Joint Committee on Elder Affairs

An Act relative to assisting elders and people with disabilities in the Commonwealth

Increases EAEDC (Emergency Aid to the Elderly, Disabled, and Children) average monthly benefit to $429 from $303.70 and asset limit to $2500 from $250. Current benefit while in shelter is $92.80/month.
 

An Act authorizing the option of providing basic commons sense health services for residents of assisted

This legislation authorizes assisted living residences to exercise an option to provide an expanded set of basic health services to its residents: providing injections, such as Insulin; managing oxygen; application of drops or ointments; and/or changing a dressing and managing wound care.  Before permitting nurses to provide direct care for one or more of these services, the assisted living residence would have to apply for authorization to do so through the Executive Office of Elder Affairs.
 

An Act directing the administration to amend the Frail Elder Home and community-Based Waiver to permit eligible older adults to choose to reside in Certified Assisted Living

This bill requires the Executive Office of Health and Human Services to report on the availability and estimated cost of said waiver which would allow individuals qualifying for Medicaid and at-risk for entering a nursing home to reside in an certified assisted living residence.
 

Resolve to examine cost trends and financial performance among nursing facilities

This asks the Center for Health Information and Analysis, in consultation with MassHealth, the Department of Elder Affairs, and the Health Policy Commission, to examine cost trends and financial performance among nursing facilities.

 

An Act relative to LGBT awareness training for aging service providers

This bill would require the Executive Office of Elder Affairs to develop a curriculum and training program for delivery of accessible and appropriate services by caregivers and institutions to lesbian, gay, bisexual, and transgender older adults and their caregivers.  The curriculum would focus on the prevention and elimination of discrimination based on sexual orientation, gender identity and expression as well as on improving access to services.
 

An act preserving special needs trusts for disabled seniors

This bill would enable disabled older adults over 65 to continue to use special needs pooled trusts without penalty to pay for important services and care not covered by MassHealth.
 

An act relative to small house nursing homes

Small house nursing homes (most notably the Green House modelTM) are an innovative model of care designed to create a more homelike environment for 10-14 individuals needing a nursing home level of care.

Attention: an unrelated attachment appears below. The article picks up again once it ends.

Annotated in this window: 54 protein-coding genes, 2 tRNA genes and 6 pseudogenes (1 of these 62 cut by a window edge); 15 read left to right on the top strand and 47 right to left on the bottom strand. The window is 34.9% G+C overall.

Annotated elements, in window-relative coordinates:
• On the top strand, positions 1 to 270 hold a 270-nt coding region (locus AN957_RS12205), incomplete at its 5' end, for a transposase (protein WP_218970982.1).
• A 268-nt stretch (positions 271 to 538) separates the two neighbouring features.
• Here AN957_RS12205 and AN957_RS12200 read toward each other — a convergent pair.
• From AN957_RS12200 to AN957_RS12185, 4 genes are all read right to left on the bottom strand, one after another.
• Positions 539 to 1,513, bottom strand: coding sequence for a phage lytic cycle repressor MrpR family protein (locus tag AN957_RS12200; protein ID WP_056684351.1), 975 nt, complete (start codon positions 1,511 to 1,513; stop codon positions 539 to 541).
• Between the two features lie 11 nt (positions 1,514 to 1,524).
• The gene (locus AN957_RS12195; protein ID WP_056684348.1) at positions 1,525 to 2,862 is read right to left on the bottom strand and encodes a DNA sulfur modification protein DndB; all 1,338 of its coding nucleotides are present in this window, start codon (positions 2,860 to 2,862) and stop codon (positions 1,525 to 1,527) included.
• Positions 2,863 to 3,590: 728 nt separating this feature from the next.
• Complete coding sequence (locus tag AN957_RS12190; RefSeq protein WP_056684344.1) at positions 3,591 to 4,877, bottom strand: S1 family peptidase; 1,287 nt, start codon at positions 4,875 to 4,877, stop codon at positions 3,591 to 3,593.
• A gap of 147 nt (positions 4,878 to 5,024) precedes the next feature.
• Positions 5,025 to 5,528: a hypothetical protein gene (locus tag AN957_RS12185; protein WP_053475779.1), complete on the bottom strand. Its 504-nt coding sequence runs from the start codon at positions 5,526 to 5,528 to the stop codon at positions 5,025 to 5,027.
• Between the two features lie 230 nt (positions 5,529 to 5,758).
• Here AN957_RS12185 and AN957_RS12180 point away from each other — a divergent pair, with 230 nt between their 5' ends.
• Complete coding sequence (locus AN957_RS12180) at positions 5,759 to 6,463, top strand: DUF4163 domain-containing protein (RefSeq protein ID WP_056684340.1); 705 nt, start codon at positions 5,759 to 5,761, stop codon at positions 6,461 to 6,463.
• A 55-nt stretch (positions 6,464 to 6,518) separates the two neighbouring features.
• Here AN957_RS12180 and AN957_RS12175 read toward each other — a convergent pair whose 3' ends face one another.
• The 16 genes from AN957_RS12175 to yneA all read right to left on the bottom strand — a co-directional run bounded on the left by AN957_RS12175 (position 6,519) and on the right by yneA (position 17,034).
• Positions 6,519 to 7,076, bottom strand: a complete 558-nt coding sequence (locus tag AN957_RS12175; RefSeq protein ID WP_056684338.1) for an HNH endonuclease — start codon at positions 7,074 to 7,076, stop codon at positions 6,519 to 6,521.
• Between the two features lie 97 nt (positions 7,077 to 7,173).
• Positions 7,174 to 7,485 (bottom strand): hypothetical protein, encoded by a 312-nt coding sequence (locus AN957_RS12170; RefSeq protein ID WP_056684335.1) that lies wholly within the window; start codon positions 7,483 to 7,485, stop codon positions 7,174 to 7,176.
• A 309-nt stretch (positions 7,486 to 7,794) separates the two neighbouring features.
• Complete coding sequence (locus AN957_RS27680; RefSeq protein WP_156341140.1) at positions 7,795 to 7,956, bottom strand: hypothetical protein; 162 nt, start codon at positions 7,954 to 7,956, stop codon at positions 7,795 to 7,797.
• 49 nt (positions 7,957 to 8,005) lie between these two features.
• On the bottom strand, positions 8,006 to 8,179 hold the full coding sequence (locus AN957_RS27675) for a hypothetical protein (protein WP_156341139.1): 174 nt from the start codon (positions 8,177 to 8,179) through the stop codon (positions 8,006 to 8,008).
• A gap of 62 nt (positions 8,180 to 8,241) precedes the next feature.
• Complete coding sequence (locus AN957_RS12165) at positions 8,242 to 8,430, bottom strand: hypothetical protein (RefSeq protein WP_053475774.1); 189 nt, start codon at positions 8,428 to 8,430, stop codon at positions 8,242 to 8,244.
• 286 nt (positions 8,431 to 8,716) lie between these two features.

This legislation would require the Department of Public Health to develop regulations specific to small houses and would incentivize development of them by establishing an add-on to the Medicaid reimbursement rate in recognition of the additional capital costs involved in design and construction.
 

An Act establishing a home care aide training registry

The purpose of this legislation is to establish a home care aide workforce training registry focused on quality with safeguards and privacy protections for home care aides to monitor completion rates and certificates of home care aide training graduates as well as in-service and advanced training qualifications of home care aides trained by home care agencies.
 

An Act relative to rest homes

This legislation requires the Department of Public Health to separate regulations for Level IV rest homes (affordable, supportive housing for older adults and others who are unable to live independently but do not need intensive skilled services of nursing facilities) from the long term care licensing regulations.  Having separate regulations for these two types of long term care settings would ensure that regulations are consistent with updated care practices and reflect the unique needs of the population that live in rest homes. 
 

An Act protecting elders and persons with disabilities

Legislation would prevent caregivers from working the moment a criminal investigation is launched, and if they are found guilty or their cases are continued without a finding, the caregivers’ licenses would be permanently suspended.
 
They also would be barred from ever working with the elderly, children, and people with disabilities, even if their cases were continued without a finding, and would be fined if they tried to seek work as a caregiver with a suspended license.
 

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